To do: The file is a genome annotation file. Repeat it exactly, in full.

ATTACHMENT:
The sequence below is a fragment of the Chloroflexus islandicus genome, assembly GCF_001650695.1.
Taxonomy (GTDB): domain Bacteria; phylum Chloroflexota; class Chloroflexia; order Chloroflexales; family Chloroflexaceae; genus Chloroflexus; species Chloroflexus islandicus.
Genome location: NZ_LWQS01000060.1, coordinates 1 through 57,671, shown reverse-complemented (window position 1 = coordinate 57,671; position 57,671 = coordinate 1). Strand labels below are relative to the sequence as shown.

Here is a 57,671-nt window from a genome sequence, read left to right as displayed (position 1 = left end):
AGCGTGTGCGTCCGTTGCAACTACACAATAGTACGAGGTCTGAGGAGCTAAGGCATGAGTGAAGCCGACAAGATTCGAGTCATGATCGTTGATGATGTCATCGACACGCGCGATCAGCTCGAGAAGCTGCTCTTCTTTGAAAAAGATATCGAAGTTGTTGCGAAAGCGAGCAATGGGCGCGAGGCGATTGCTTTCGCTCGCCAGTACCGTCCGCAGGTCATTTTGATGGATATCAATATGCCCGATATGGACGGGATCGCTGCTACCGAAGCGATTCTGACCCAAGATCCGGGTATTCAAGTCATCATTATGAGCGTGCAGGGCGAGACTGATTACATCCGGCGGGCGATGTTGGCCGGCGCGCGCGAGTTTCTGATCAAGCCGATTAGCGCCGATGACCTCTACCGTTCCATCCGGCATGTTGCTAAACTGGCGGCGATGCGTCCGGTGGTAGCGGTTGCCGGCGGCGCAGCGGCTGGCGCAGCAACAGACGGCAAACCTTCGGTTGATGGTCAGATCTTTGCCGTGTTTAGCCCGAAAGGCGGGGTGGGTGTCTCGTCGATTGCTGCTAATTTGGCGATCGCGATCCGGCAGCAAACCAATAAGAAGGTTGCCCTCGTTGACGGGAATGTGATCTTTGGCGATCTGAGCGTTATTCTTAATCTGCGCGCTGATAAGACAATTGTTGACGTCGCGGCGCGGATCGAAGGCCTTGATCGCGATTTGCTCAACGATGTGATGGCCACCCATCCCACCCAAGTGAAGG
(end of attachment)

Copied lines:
The sequence below is a fragment of the Chloroflexus islandicus genome, assembly GCF_001650695.1.
Taxonomy (GTDB): domain Bacteria; phylum Chloroflexota; class Chloroflexia; order Chloroflexales; family Chloroflexaceae; genus Chloroflexus; species Chloroflexus islandicus.
Genome location: NZ_LWQS01000060.1, coordinates 1 through 57,671, shown reverse-complemented (window position 1 = coordinate 57,671; position 57,671 = coordinate 1). Strand labels below are relative to the sequence as shown.

Here is a 57,671-nt window from a genome sequence, read left to right as displayed (position 1 = left end):
AGCGTGTGCGTCCGTTGCAACTACACAATAGTACGAGGTCTGAGGAGCTAAGGCATGAGTGAAGCCGACAAGATTCGAGTCATGATCGTTGATGATGTCATCGACACGCGCGATCAGCTCGAGAAGCTGCTCTTCTTTGAAAAAGATATCGAAGTTGTTGCGAAAGCGAGCAATGGGCGCGAGGCGATTGCTTTCGCTCGCCAGTACCGTCCGCAGGTCATTTTGATGGATATCAATATGCCCGATATGGACGGGATCGCTGCTACCGAAGCGATTCTGACCCAAGATCCGGGTATTCAAGTCATCATTATGAGCGTGCAGGGCGAGACTGATTACATCCGGCGGGCGATGTTGGCCGGCGCGCGCGAGTTTCTGATCAAGCCGATTAGCGCCGATGACCTCTACCGTTCCATCCGGCATGTTGCTAAACTGGCGGCGATGCGTCCGGTGGTAGCGGTTGCCGGCGGCGCAGCGGCTGGCGCAGCAACAGACGGCAAACCTTCGGTTGATGGTCAGATCTTTGCCGTGTTTAGCCCGAAAGGCGGGGTGGGTGTCTCGTCGATTGCTGCTAATTTGGCGATCGCGATCCGGCAGCAAACCAATAAGAAGGTTGCCCTCGTTGACGGGAATGTGATCTTTGGCGATCTGAGCGTTATTCTTAATCTGCGCGCTGATAAGACAATTGTTGACGTCGCGGCGCGGATCGAAGGCCTTGATCGCGATTTGCTCAACGATGTGATGGCCACCCATCCCACCCAAGTGAAGG